18 August 2015, Written by Jenna Rathbone


AFFINITY Education Group (ASX:AFJ) has done little to improve its position in its takeover battle with G8 Education (ASX:GEM) after posting another loss in the latest half year.

The childcare centre operator, which is still advising its shareholders not to act on G8's 80c-a-share takeover offer, has reported a bottom-line loss of $2.1 million for the six months to the end of June.

While this is a big improvement on the half year ending 30 June 2014, when it recorded a loss of $5 million, the latest profit result keeps the pressure on the Affinity board to sway shareholders from accepting the $185 million G8 offer. 

"The important aspects of these results is the significant uplift compared to the half year ended June 2014, executing significant growth and investing in the creation of the corporate platform that will benefit the company in the long term," says Affinity CEO Justin Laboo (pictured).

Compared to the same period in 2014, the group delivered a 76 per cent increase in underlying earnings before interests, income tax, depreciation and amortisation (EBITDA) to $8.6 million.

Underlying operating cash flow grew more than 300 per cent to $15.6 million.

Revenue surged 128 per cent to $87 million through acquisitions and price increases at existing centres.

Laboo says the outlook for the company remains positive with strong fundamentals leading to increases in demand for childcare services.

"The company has created a strong corporate platform that will drive further efficiencies and continued growth," he says.

"The company is well placed to continue growing shareholder value with a strong balance sheet and over $70 million of undrawn available debt facilities." 

Affinity says it is on track for a maiden dividend in FY15, payable in February 2016.

Affinity has reiterated to shareholders to "take no action at this point" in regards to G8's takeover offer. G8 holds more than 46 million ordinary shares in Affinity which represents 19.89 per cent of ordinary shares on issue.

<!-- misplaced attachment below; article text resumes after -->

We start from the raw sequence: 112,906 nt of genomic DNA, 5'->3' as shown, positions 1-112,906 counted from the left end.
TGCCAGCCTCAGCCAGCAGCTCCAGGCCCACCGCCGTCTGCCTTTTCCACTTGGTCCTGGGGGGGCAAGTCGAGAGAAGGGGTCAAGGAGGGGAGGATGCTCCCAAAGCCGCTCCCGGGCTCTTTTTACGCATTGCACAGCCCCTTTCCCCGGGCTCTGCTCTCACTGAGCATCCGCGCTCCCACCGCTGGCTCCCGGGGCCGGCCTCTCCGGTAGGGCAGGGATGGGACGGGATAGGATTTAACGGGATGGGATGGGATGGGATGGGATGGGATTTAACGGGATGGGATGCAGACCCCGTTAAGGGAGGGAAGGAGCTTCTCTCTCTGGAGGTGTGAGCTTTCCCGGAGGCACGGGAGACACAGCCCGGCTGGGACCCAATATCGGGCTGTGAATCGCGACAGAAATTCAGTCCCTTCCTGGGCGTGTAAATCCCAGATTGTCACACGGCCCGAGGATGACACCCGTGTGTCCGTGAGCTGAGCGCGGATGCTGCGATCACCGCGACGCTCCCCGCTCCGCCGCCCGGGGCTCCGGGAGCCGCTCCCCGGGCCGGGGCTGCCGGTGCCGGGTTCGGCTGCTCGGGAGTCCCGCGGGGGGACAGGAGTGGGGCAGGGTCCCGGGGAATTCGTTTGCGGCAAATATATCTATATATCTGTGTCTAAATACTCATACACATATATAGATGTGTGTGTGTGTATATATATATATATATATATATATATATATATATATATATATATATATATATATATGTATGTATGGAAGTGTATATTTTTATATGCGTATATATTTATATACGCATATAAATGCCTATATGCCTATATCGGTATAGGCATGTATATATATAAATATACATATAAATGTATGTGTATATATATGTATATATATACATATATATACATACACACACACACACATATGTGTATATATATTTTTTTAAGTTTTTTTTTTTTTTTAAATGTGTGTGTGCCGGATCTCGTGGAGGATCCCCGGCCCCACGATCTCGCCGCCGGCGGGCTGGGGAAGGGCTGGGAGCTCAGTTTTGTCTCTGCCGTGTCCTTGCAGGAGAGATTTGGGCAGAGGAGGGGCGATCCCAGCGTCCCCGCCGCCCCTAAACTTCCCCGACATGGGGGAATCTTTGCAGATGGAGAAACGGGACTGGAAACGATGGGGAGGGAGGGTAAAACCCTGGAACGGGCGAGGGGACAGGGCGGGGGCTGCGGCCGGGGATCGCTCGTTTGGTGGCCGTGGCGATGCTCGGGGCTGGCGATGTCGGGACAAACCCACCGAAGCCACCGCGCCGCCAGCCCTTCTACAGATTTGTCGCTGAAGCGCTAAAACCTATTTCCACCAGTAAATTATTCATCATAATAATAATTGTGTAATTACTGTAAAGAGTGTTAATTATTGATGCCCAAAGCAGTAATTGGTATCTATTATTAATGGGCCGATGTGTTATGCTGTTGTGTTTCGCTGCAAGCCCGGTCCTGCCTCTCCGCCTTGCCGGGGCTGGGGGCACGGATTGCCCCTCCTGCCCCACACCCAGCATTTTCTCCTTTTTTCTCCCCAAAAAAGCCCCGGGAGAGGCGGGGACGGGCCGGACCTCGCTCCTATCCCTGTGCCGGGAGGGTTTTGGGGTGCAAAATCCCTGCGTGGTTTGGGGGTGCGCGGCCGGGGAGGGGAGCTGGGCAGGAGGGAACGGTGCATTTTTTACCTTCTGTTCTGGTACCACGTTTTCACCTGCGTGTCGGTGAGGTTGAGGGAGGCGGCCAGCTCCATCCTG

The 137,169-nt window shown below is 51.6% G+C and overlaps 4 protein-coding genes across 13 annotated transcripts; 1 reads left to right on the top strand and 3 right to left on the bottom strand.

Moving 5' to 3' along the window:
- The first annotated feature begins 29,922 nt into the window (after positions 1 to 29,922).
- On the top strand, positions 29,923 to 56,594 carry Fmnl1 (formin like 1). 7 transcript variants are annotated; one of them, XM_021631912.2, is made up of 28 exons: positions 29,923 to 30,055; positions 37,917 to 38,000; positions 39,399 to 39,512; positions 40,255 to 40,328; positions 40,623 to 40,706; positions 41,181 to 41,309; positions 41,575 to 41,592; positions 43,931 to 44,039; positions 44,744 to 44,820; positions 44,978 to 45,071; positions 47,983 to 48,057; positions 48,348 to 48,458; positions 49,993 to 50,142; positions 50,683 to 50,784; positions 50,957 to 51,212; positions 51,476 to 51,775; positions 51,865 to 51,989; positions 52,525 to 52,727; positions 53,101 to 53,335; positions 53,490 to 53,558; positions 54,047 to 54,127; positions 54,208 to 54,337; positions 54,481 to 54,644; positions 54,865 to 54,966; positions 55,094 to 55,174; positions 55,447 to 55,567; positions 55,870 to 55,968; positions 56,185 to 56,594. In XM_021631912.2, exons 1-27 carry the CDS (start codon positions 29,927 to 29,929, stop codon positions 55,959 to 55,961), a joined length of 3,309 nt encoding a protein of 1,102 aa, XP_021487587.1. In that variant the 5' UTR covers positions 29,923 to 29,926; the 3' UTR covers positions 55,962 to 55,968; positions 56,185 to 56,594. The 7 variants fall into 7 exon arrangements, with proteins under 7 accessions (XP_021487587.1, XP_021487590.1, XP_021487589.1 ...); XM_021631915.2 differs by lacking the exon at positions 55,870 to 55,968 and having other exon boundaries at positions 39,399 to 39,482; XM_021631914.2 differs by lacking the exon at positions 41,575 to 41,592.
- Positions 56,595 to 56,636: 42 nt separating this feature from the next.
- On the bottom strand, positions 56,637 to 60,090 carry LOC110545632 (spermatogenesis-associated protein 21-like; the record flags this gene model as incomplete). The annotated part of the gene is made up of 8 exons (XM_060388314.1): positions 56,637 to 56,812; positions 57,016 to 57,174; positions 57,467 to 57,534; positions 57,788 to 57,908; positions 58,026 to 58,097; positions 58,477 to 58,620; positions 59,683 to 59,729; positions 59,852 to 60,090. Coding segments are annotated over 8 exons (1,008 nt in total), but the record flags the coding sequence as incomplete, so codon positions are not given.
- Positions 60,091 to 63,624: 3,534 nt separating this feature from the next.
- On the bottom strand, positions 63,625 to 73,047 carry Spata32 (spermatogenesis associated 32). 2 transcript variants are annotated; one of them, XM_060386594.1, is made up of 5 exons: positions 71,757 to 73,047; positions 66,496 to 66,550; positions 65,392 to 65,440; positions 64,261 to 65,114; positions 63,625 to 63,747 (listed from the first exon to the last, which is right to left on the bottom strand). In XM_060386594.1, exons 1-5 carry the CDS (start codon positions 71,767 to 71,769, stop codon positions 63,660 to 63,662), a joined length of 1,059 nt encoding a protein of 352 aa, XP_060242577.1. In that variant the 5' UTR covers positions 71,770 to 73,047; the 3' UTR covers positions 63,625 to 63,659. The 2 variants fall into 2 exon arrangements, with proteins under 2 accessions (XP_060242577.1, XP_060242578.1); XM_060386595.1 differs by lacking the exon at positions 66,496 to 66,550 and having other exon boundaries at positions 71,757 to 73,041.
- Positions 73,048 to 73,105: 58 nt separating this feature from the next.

Affinity chairman Stuart James says in the director's report that the group remains positive and plans to continue its growth plans for shareholders.

"The education sector is set to continue to receive strong support from government and still provides high levels of fragmentation, where the group's aim is to continue to achieve growth for shareholders through organic and acquisitive opportunities," says James.

"By delivering efficiencies and economies of scale through effective integration the group will improve its current margin performance and increase shareholder returns.

"Disciplined investment will continue to target growth in our people and deliver greater value to our families and children, which will underpin the group's improved financial returns."

The company has grown its portfolio to include 161 centres which are currently at 81 per cent occupancy. 

Meanwhile, G8 Education has sought an abridgement to its scrip offer for Affinity while it seeks to address issues in its supplementary bidder's statement raised by the Australian Securities and Investments Commission. The offer was due to open today, but is now waiting on confirmation by ASIC to proceed.

Author: Jenna Rathbone
About: Jenna Rathbone is a Queensland-based journalist who writes on a range of issues including business and property affairs and social issues.
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